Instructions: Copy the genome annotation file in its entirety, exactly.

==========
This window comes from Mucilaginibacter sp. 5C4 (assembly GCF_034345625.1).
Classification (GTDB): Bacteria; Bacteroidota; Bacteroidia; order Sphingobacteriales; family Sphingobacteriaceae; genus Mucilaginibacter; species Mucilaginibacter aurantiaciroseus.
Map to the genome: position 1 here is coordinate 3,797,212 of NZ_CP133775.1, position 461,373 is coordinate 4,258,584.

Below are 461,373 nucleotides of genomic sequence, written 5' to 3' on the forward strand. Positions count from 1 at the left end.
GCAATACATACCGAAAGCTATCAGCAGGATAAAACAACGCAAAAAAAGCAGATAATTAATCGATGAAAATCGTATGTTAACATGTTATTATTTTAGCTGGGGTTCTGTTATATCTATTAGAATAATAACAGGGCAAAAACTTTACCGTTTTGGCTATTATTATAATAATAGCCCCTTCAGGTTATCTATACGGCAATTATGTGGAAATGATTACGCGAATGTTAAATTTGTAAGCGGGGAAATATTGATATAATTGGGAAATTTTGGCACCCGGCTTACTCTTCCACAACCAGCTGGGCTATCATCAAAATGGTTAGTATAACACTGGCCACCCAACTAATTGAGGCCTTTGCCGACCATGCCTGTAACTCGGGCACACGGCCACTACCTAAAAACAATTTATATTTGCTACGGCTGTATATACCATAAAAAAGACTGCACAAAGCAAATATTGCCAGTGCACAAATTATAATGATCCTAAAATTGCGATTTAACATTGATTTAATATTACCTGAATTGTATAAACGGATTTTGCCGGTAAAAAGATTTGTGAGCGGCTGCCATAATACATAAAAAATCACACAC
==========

This window comes from Mucilaginibacter sp. 5C4 (assembly GCF_034345625.1).
Classification (GTDB): Bacteria; Bacteroidota; Bacteroidia; order Sphingobacteriales; family Sphingobacteriaceae; genus Mucilaginibacter; species Mucilaginibacter aurantiaciroseus.
Map to the genome: position 1 here is coordinate 3,797,212 of NZ_CP133775.1, position 461,373 is coordinate 4,258,584.

Below are 461,373 nucleotides of genomic sequence, written 5' to 3' on the forward strand. Positions count from 1 at the left end.
GCAATACATACCGAAAGCTATCAGCAGGATAAAACAACGCAAAAAAAGCAGATAATTAATCGATGAAAATCGTATGTTAACATGTTATTATTTTAGCTGGGGTTCTGTTATATCTATTAGAATAATAACAGGGCAAAAACTTTACCGTTTTGGCTATTATTATAATAATAGCCCCTTCAGGTTATCTATACGGCAATTATGTGGAAATGATTACGCGAATGTTAAATTTGTAAGCGGGGAAATATTGATATAATTGGGAAATTTTGGCACCCGGCTTACTCTTCCACAACCAGCTGGGCTATCATCAAAATGGTTAGTATAACACTGGCCACCCAACTAATTGAGGCCTTTGCCGACCATGCCTGTAACTCGGGCACACGGCCACTACCTAAAAACAATTTATATTTGCTACGGCTGTATATACCATAAAAAAGACTGCACAAAGCAAATATTGCCAGTGCACAAATTATAATGATCCTAAAATTGCGATTTAACATTGATTTAATATTACCTGAATTGTATAAACGGATTTTGCCGGTAAAAAGATTTGTGAGCGGCTGCCATAATACATAAAAAATCACACAC